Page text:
I tire of working on myself, of striving to improve my emotional health. How I wish I could go to a retreat or conference and come back changed. A new, calm, content person.
“What happened to you?” my friends would ask. “You suddenly seem so different.”
Suddenly. Key word. Because just like Captain Naaman, I seek a magic bullet.
Captain Naaman, sweeping down the steps of his beautiful villa, robes fluttering to mount his chariot, expecting to greet Prophet Elijah. Not only would he be healed of leprosy, but the healing would be spectacular. Perhaps he envisioned thunder and lightning from heaven. Rain, washing his skin rosy new.
Maybe he imagined walking through fire, coming out on the other side spot-free.
Whatever he expected, it didn’t happen.
Naaman’s leprosy disappeared, yes, but not in a quick or glamorous way. Instead, he had to lower himself—literally and figuratively—into the muddy Jordan River. Seven times. River murk. Ew.
All these years later, there’s still no magic bullet. We don’t get healed in ostentatious ways. It still happens more slowly than we think it should, with more effort.
Real change doesn’t happen from reading a quote or a new book. It doesn’t happen during meditation. It doesn’t happen after an, “I’m sorry.” Real change happens when you take action in a new way so many times that it becomes who you are. Trust action, not words.” –Kristen Butler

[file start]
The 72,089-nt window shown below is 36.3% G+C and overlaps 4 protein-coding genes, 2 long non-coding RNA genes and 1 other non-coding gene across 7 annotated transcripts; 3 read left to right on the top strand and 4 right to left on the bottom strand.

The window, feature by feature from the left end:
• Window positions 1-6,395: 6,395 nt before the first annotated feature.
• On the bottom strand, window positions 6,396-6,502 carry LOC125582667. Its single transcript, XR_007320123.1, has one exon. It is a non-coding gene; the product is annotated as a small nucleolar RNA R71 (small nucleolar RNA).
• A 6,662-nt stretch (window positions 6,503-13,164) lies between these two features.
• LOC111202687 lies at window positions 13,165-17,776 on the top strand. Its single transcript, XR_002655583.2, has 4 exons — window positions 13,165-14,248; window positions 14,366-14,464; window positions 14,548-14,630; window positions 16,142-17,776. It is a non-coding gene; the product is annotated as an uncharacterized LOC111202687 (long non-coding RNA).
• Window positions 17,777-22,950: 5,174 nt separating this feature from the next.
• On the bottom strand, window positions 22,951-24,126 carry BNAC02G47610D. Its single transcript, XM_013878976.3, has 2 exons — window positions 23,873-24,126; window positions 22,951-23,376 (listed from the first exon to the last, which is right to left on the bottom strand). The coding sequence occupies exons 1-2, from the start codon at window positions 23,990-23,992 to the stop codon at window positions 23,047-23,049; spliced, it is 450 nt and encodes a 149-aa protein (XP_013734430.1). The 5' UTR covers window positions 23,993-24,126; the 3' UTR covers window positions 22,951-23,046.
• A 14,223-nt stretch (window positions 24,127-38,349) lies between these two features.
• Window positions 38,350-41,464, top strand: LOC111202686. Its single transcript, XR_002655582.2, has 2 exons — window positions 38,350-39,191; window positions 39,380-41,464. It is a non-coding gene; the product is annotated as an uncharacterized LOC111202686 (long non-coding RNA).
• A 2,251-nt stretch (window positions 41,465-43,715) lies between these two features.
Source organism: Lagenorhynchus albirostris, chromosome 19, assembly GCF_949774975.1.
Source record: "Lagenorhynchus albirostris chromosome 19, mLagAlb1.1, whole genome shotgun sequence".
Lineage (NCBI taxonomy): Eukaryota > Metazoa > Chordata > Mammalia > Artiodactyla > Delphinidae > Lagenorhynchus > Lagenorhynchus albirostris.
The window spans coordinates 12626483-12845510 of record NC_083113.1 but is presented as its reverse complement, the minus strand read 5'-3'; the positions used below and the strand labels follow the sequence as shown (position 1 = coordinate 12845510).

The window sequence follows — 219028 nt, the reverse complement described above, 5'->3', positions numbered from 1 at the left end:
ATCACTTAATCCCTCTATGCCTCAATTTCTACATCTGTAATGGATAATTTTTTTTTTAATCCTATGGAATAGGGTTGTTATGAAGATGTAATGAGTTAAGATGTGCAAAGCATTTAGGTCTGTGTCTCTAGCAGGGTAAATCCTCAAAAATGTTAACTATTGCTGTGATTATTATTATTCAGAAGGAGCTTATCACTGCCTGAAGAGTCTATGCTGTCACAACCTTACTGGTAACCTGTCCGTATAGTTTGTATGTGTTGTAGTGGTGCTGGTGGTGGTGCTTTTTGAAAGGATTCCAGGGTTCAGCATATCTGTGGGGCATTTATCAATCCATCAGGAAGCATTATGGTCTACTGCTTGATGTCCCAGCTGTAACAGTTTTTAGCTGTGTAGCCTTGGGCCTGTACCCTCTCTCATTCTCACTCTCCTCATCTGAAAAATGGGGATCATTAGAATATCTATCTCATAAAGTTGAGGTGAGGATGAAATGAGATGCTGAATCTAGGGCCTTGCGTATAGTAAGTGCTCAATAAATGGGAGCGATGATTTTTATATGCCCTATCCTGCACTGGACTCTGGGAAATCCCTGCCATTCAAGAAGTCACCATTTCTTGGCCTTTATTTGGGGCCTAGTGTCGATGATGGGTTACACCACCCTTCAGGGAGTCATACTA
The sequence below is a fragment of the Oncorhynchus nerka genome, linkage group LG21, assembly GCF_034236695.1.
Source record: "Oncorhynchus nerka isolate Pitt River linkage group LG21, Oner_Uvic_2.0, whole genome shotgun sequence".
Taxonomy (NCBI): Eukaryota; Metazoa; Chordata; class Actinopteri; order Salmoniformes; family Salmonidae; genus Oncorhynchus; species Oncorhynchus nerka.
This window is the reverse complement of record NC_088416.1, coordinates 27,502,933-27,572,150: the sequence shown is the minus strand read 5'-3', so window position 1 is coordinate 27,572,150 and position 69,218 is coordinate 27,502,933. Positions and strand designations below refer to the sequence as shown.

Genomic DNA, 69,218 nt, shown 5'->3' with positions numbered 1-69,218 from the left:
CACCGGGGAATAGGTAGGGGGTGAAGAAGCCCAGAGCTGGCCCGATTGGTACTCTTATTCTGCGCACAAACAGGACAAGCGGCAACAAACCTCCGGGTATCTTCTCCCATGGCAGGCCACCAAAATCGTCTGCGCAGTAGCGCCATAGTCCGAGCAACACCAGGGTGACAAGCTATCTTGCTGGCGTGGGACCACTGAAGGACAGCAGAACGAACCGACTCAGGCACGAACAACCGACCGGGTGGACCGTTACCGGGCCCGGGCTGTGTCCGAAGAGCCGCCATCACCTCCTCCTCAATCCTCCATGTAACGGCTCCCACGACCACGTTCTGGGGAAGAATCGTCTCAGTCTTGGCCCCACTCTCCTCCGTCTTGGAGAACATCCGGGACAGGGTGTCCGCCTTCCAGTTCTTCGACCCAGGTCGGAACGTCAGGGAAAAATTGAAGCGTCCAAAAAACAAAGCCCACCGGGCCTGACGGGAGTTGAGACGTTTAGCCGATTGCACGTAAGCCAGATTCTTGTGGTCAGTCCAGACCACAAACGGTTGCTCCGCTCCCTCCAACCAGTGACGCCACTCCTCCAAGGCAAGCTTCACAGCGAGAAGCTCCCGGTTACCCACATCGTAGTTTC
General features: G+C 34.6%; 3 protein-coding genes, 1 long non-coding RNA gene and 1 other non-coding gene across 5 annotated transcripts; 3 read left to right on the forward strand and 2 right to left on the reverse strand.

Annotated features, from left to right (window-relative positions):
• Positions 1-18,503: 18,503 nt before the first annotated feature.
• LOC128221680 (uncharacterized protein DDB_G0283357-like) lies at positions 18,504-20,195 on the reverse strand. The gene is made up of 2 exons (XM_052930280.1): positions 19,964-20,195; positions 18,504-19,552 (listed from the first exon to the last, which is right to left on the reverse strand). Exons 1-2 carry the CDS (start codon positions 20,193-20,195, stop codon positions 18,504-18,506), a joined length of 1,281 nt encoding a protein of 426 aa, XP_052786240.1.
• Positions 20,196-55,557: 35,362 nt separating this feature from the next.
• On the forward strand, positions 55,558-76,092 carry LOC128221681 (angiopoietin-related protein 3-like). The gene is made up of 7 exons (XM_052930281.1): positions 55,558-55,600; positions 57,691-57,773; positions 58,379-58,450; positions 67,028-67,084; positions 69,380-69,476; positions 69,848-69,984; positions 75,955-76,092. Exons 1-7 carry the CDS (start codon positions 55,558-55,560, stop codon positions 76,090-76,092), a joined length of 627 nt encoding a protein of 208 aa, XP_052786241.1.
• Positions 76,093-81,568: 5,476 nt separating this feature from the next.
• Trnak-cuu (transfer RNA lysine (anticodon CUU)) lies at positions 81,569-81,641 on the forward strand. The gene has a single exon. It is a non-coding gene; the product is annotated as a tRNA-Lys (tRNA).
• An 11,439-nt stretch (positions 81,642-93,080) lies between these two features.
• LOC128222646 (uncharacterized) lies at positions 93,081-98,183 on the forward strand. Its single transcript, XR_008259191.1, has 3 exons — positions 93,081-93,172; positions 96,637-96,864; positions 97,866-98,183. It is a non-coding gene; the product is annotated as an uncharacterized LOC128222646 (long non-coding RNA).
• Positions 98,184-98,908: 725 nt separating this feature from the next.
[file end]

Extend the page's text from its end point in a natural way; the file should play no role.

In a way, isn’t that encouraging? Taking action sounds doable, like something I can manage.
Recently I had a chance to listen to a psychologist speak about mental health. She talked about organic mental illness, the different medications and treatments. She also talked about those of us without a diagnosis. Those who struggle along with nothing in particular wrong, but nothing very right, either. The ones who look ahead and see long, heavy years. The ones who cry “for no reason.” Of course, there is no magic healing bullet for us, either. However, there is something we can all do.
“If you are mentally healthy,” the psychologist said, “do these six simple things and you will not get mentally ill.”
I poised to record this secret, magical, sure-to-be-amazing list. By the second item, though, I knew we were in Naaman territory.
1. CLEAN EATING: No more junk. Cut sugar, preservatives, and all soda (diet and regular)
2. WATER: drink half your body weight in ounces every day
3. VITAMIN D3 (our instructor recommended 5,000 IU daily)
4. SLEEP: get 7-9 hours a night
6. GRATITUDE: every day write down 10 things you’re thankful—and why
That’s it. No magic. Just self-discipline and work. The people who are willing to do these six things show they are serious about their mental health. Like me, they may be a Naaman, giving up their dream for a grand healing and instead, dipping seven times in the muddy Jordan.
I’m inspired to step up and live my best life.
Written by – Vila Gingerich
Hi there, nice article. Just a question on cutting sugar. How does it affect our mental outlook?
Jeff, I’m so sorry I didn’t see this comment sooner. Here are links to two articles that explain it better than I can: